Recruiting, Training, and Deployment (RTD) of BAM Practitioners

BAM Global Think Tank

Successes and Challenges

Executive Summary

The BAM Recruiting, Training, and Deployment (RTD) Issue Group of the BAM Global
Think Tank attempted to listen to BAM practitioners’ experiences of recruiting, training and
deployment and learn from them. The aim was to understand how we can be more
effective in the areas of: recruiting people for BAM, training practitioners before and after
they start-up; and the structures or processes that can ensure successful deployment.
Research methodology included focus groups involving BAM practitioners as well as
business and mission leaders, an online anonymous survey, follow-up in-depth interviews
to provide additional qualitative information and a literature review. Each phase of our
research attempted to understand how well the “quadruple bottom line” of BAM theory is
being achieved by BAM practitioners.
The RTD group began by attempting to understand the key character traits that are
indicative of success for BAM practitioners. Indicators for success were evaluated from the
perspective of current BAM practitioners as well as mission and non-religious business
leaders. In addition, we attempted to identify the channels that are currently being used to
recruit BAM practitioners, as well as identify opportunities to improve BAM recruitment.
The RTD group also reviewed current training practices in the BAM movement. We
identified not only training that has been used by current BAM practitioners but the felt-
need of BAM practitioners in terms of training to improve their performance and impact.
Finally, the RTD group reviewed success factors for BAM practitioners who have already
been deployed and are serving in BAM enterprises. We also assessed whether the factors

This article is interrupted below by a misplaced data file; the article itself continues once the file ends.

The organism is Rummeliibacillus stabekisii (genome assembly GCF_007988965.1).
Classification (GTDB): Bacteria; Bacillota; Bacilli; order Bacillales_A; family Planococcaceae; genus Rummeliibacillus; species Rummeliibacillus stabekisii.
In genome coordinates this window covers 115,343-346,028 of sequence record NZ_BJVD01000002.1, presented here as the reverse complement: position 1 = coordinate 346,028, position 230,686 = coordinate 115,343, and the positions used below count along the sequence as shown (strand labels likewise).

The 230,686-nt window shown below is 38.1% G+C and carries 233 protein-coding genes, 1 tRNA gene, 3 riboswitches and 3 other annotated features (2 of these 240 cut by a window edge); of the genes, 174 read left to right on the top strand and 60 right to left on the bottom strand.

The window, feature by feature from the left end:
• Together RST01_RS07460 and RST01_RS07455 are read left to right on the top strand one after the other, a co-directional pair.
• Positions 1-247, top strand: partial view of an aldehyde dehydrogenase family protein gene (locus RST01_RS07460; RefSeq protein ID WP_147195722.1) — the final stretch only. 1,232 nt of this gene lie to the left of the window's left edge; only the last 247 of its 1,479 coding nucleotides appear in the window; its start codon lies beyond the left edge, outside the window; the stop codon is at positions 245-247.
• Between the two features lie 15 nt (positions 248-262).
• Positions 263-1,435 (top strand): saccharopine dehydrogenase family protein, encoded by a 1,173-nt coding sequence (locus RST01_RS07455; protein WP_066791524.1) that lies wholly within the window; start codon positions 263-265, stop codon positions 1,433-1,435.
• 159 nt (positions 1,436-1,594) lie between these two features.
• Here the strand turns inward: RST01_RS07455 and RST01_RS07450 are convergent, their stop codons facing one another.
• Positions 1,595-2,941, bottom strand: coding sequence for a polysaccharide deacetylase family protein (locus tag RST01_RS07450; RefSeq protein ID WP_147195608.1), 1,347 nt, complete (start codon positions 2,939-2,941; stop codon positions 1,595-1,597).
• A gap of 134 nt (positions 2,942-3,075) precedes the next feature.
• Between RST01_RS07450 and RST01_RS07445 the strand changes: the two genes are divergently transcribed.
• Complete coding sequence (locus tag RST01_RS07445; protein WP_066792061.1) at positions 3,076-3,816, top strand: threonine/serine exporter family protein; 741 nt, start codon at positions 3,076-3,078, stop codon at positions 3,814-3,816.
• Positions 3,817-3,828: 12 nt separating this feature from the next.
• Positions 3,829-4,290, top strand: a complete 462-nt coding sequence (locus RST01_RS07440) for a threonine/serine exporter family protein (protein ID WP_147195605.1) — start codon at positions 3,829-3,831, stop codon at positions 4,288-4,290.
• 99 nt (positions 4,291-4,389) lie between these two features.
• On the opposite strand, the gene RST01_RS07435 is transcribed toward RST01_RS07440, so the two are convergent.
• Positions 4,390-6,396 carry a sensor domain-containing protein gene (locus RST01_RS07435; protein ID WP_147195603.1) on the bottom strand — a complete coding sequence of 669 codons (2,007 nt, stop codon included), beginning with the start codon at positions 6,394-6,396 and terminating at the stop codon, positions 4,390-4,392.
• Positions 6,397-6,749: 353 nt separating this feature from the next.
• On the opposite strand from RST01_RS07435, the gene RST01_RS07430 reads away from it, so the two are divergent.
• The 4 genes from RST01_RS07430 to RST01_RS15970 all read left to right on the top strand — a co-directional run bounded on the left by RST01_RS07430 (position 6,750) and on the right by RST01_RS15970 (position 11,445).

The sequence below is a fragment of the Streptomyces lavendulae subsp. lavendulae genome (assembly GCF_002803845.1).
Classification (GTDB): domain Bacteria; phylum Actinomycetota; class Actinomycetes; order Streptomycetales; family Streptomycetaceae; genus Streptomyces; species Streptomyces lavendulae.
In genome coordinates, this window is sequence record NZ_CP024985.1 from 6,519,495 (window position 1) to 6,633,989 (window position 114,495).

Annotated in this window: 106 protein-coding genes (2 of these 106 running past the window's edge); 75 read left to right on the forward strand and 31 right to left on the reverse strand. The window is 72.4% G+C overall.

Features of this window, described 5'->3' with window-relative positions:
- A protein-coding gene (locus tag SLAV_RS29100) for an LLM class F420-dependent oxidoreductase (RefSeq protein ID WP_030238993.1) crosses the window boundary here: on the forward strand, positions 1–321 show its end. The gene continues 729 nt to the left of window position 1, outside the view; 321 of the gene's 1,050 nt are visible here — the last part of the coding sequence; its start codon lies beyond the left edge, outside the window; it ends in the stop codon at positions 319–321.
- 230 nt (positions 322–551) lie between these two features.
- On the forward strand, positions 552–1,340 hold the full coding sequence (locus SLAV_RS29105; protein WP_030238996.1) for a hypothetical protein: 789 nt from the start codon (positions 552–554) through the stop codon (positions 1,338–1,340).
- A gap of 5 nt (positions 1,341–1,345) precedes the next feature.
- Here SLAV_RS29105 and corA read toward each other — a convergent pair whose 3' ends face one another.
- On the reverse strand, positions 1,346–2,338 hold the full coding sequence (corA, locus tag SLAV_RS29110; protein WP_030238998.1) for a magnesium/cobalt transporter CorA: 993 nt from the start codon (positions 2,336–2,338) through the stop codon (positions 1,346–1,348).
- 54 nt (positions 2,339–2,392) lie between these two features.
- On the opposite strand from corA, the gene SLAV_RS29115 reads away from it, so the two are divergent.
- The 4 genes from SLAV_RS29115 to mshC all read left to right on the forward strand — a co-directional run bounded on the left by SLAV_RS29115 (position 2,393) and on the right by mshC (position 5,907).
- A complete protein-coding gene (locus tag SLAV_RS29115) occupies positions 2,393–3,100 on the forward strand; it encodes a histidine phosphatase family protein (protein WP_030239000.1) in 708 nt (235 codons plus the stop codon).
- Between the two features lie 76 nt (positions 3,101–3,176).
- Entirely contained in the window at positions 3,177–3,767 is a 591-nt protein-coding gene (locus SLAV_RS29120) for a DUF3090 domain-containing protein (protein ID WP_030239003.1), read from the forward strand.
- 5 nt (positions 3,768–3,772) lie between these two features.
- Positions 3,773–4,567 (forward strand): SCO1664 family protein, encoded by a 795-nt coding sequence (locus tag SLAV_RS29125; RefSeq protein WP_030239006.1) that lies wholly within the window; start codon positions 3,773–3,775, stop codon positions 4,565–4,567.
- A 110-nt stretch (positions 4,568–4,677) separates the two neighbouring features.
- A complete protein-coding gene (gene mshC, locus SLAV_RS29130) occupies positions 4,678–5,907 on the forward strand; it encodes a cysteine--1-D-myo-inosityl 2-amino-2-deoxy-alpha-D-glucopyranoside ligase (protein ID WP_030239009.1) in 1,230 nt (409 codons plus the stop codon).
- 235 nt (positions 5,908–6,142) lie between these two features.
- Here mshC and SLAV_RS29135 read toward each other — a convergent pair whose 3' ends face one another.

identified as important in the recruitment and training phases of our research were
connected with the success of BAM practitioners as identified in the deployment research.
Key findings emerging from the research include:
•Most BAM practitioners in our survey sample were ‘self-recruited’, more intentional
recruiting methods and channels could be leveraged.
•Four clear themes of desirable character traits for a BAM practitioner were identified:
a. Character and spiritual maturity, b. Personal passion and resilience,
c. Entrepreneurial abilities, and d. Interpersonal abilities.
•The potential for a greater variety of BAM training resources exists, particularly
specialised on in-depth business disciplines, business opportunities within regions
and also within industries.
•The need for greater connectivity, networking and collaboration between BAM
practitioners and between BAM RTD-focused organisations.
•The particular importance of mentoring, accountability, research and prayer for the
deployment phase of BAM companies.
•Concern whether the theory of a quadruple bottom line matches practice, in terms of
a balanced approach to goal-setting, performance and accountability structures.
•There were very few examples of BAM enterprises which have clear goals or
examples of success for environmental transformation.
Although we are encouraged by the current strengths of BAM recruiting, training and
deployment in a relatively young movement, there is work to be done. Specific
recommendations for future research, collaboration and new initiatives are suggested.



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